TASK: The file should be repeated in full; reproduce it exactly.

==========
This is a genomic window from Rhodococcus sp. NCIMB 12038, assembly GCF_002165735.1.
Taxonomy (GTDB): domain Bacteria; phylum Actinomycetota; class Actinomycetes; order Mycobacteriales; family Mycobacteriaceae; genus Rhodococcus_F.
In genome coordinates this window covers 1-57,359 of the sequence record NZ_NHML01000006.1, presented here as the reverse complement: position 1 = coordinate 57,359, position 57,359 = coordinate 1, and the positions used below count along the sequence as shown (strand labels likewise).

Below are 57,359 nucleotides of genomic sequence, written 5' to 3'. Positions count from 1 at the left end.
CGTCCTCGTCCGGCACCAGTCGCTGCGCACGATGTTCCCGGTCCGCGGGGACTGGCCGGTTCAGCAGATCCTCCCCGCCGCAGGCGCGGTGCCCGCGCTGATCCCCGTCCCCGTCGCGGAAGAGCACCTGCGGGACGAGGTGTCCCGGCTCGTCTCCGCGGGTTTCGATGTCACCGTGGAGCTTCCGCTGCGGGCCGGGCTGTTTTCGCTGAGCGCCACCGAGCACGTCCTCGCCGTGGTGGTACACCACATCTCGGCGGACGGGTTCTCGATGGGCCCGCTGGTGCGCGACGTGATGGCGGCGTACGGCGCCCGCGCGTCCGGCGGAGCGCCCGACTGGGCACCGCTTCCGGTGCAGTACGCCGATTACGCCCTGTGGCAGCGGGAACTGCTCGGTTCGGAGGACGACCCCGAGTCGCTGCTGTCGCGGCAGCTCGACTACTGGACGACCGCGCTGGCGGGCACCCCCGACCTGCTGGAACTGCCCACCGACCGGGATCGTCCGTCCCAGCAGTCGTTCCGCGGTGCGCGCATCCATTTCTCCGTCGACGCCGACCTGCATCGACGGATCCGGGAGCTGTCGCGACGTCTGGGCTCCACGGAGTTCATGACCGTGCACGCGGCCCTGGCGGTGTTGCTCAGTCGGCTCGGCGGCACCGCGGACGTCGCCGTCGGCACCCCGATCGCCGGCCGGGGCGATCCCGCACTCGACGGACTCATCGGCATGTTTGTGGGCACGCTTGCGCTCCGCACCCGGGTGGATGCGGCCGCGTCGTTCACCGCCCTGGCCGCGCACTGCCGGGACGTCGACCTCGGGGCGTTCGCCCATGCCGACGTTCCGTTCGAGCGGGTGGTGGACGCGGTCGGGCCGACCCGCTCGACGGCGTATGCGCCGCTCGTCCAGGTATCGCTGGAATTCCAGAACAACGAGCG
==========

This is a genomic window from Rhodococcus sp. NCIMB 12038, assembly GCF_002165735.1.
Taxonomy (GTDB): domain Bacteria; phylum Actinomycetota; class Actinomycetes; order Mycobacteriales; family Mycobacteriaceae; genus Rhodococcus_F.
In genome coordinates this window covers 1-57,359 of the sequence record NZ_NHML01000006.1, presented here as the reverse complement: position 1 = coordinate 57,359, position 57,359 = coordinate 1, and the positions used below count along the sequence as shown (strand labels likewise).

Below are 57,359 nucleotides of genomic sequence, written 5' to 3'. Positions count from 1 at the left end.
CGTCCTCGTCCGGCACCAGTCGCTGCGCACGATGTTCCCGGTCCGCGGGGACTGGCCGGTTCAGCAGATCCTCCCCGCCGCAGGCGCGGTGCCCGCGCTGATCCCCGTCCCCGTCGCGGAAGAGCACCTGCGGGACGAGGTGTCCCGGCTCGTCTCCGCGGGTTTCGATGTCACCGTGGAGCTTCCGCTGCGGGCCGGGCTGTTTTCGCTGAGCGCCACCGAGCACGTCCTCGCCGTGGTGGTACACCACATCTCGGCGGACGGGTTCTCGATGGGCCCGCTGGTGCGCGACGTGATGGCGGCGTACGGCGCCCGCGCGTCCGGCGGAGCGCCCGACTGGGCACCGCTTCCGGTGCAGTACGCCGATTACGCCCTGTGGCAGCGGGAACTGCTCGGTTCGGAGGACGACCCCGAGTCGCTGCTGTCGCGGCAGCTCGACTACTGGACGACCGCGCTGGCGGGCACCCCCGACCTGCTGGAACTGCCCACCGACCGGGATCGTCCGTCCCAGCAGTCGTTCCGCGGTGCGCGCATCCATTTCTCCGTCGACGCCGACCTGCATCGACGGATCCGGGAGCTGTCGCGACGTCTGGGCTCCACGGAGTTCATGACCGTGCACGCGGCCCTGGCGGTGTTGCTCAGTCGGCTCGGCGGCACCGCGGACGTCGCCGTCGGCACCCCGATCGCCGGCCGGGGCGATCCCGCACTCGACGGACTCATCGGCATGTTTGTGGGCACGCTTGCGCTCCGCACCCGGGTGGATGCGGCCGCGTCGTTCACCGCCCTGGCCGCGCACTGCCGGGACGTCGACCTCGGGGCGTTCGCCCATGCCGACGTTCCGTTCGAGCGGGTGGTGGACGCGGTCGGGCCGACCCGCTCGACGGCGTATGCGCCGCTCGTCCAGGTATCGCTGGAATTCCAGAACAACGAGCG